Once in a while there's a lull in the "mommy wars," but I think there's going to be a little bit of a resurgence in "fighting" thanks to a book by Amy Chua* that is coming out tomorrow: Battle Hymn of the Tiger Mother. The Wall Street Journal published an excerpt of it last Saturday titled: "Why Chinese Mothers are Superior." The article seems to have attracted lots of attention and outrage (it has over 1800 comments in the WSJ website). I actually got the link on facebook from an indignant Chinese colleague from graduate school (now a nicely published assistant professor) whose FB friends were ranting about the stereotyping, etc.
Stereotypes or not, I do know at least one of these mothers really well and she happens to be the daughter of Chinese immigrants (raised in Thailand) married to an Indonesian immigrant (who is a dentist). Their daughter who just turned 20 was accepted for medical school in the Fall and is an accomplished cello player.They have her perform for any guests who visit. Last summer they paid for my husband to tutor her in physics so she could do better on the MCAT. It looks like it worked!
Their son just turned eight and he plays both the violin and the piano and the mother had him perform to us when we visited over New Year's. The effect on our own sons (who are both learning piano) was great! We ended up having an impromptu recital after their New Year's party -- we had all our kids play the piano, violin and, in one case, the guitar. As a result, Kelvin learned the two songs his friend was playing in just a day and the boy's dad told us laughingly that he thought that this kind of competition between children of the same age was very good -- it motivated them to practice harder and become better -- and I had to agree!!
I think that Amy Chua's analysis of the differences between the stereotypical "Chinese mother" or parent (and she does make it clear that there are people from many other countries that parent in a similar way) and the "Western parent" (mostly American, I suppose) is very interesting! The parts about Western parents worrying about their children's self-esteem reminded me of a book I was supposed to have reviewed for Mother Talk here on the blog years ago: The Self-Esteem Trap: Raising Confident and Compassionate Kids in an Age of Self-Importance. This book helped me understand, among other things, why so many people in this country go to graduate school and pursue Ph.D. programs (they are told, over and over again, how great they are, etc.) -- I must say she didn't say that in her book, it was just one my personal conclusions. In any case, like it or not, Americans should realize that this society has a huge "self-esteem" bubble, bigger than the housing bubble and this "trap" (in Polly Young-Eisendrath's words from the book's title) is a great disservice for this country's young people who are part of an unprecedented "me-generation."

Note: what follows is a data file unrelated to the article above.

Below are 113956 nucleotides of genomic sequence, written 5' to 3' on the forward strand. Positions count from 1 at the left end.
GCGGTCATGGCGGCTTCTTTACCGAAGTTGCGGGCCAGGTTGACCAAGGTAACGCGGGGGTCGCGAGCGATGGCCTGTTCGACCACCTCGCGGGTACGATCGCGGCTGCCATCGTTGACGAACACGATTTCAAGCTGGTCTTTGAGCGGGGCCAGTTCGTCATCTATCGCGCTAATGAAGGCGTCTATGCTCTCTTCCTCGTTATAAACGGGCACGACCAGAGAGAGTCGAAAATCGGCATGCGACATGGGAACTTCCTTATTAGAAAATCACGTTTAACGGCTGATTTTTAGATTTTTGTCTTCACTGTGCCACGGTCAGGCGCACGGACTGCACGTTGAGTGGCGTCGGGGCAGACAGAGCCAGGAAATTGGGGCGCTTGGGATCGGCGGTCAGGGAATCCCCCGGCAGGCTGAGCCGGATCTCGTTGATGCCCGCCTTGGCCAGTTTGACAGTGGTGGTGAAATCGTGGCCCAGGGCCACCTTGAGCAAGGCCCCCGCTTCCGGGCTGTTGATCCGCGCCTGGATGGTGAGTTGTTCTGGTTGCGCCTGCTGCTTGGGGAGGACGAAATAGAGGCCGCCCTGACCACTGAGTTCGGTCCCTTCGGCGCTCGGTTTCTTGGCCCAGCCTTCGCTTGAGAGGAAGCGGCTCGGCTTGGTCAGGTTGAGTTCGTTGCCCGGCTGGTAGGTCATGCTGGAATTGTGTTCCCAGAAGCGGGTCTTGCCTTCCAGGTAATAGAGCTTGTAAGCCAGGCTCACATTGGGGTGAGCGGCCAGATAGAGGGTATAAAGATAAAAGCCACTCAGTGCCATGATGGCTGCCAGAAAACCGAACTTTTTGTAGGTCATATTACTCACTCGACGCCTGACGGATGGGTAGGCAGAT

Frankly, I don't want my sons to be part of this "me-generation," although I don't think children should be pushed to extremes or forced to only get As in school. Some of the things that "Chinese parents" do were part of our upbringing (K and mine) in Brazil and we already follow some of the practices listed in the Chua's article: our children don't ever go on sleepovers, they watch very little television (and we try to limit playing in the computer and playing the Wii as much as possible) and they will learn the piano and at least another instrument and we'll push them so they can be as good as they possibly can at it. We encourage them to read and to study and we drill them in math a lot because they just love it, but we don't push them to get only As or anything like that. We do have complete control over their extra-curricular activities, but they do gymnastics once a week at school and I think maybe we'll enroll Linton in soccer.
I'm sure that lots of the criticism that Chua received must be because of the comments "putting down" the child that she says is common in Chinese parents (such as calling children garbage) and I don't think we should abuse our children, but we shouldn't treat them like precious fragile flowers either! I think it's important to be aware that children are resilient and that they shouldn't be left to their own devices and allowed to do whatever they want. Achieving the balance is the hardest thing, though. And perhaps neither the "Chinese" nor the "Western" parents have a balanced approach and maybe we can learn from both sides. I think I have or hope to do it.
* From the WSJ: "Amy Chua is a professor at Yale Law School and author of Day of Empire and World on Fire: How Exporting Free Market Democracy Breeds Ethnic Hatred and Global Instability."